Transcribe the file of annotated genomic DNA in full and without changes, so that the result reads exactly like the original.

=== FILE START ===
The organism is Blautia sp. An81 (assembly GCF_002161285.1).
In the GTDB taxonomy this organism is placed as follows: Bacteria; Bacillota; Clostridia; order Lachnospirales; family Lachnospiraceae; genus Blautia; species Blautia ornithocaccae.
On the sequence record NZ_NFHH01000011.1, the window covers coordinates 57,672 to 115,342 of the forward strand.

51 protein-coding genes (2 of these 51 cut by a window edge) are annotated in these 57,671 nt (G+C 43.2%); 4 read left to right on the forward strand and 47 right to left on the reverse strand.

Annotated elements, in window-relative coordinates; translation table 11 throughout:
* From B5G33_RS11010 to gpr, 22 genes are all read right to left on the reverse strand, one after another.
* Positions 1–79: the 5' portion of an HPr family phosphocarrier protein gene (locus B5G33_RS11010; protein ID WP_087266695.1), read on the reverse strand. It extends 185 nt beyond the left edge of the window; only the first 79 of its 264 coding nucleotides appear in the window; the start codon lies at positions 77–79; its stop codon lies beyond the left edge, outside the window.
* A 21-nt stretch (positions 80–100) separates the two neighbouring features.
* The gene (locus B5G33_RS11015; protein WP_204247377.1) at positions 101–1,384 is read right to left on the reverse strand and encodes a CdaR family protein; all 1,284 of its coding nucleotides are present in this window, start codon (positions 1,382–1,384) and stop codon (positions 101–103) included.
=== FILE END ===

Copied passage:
The organism is Blautia sp. An81 (assembly GCF_002161285.1).
In the GTDB taxonomy this organism is placed as follows: Bacteria; Bacillota; Clostridia; order Lachnospirales; family Lachnospiraceae; genus Blautia; species Blautia ornithocaccae.
On the sequence record NZ_NFHH01000011.1, the window covers coordinates 57,672 to 115,342 of the forward strand.

51 protein-coding genes (2 of these 51 cut by a window edge) are annotated in these 57,671 nt (G+C 43.2%); 4 read left to right on the forward strand and 47 right to left on the reverse strand.

Annotated elements, in window-relative coordinates; translation table 11 throughout:
* From B5G33_RS11010 to gpr, 22 genes are all read right to left on the reverse strand, one after another.
* Positions 1–79: the 5' portion of an HPr family phosphocarrier protein gene (locus B5G33_RS11010; protein ID WP_087266695.1), read on the reverse strand. It extends 185 nt beyond the left edge of the window; only the first 79 of its 264 coding nucleotides appear in the window; the start codon lies at positions 77–79; its stop codon lies beyond the left edge, outside the window.
* A 21-nt stretch (positions 80–100) separates the two neighbouring features.
* The gene (locus B5G33_RS11015; protein WP_204247377.1) at positions 101–1,384 is read right to left on the reverse strand and encodes a CdaR family protein; all 1,284 of its coding nucleotides are present in this window, start codon (positions 1,382–1,384) and stop codon (positions 101–103) included.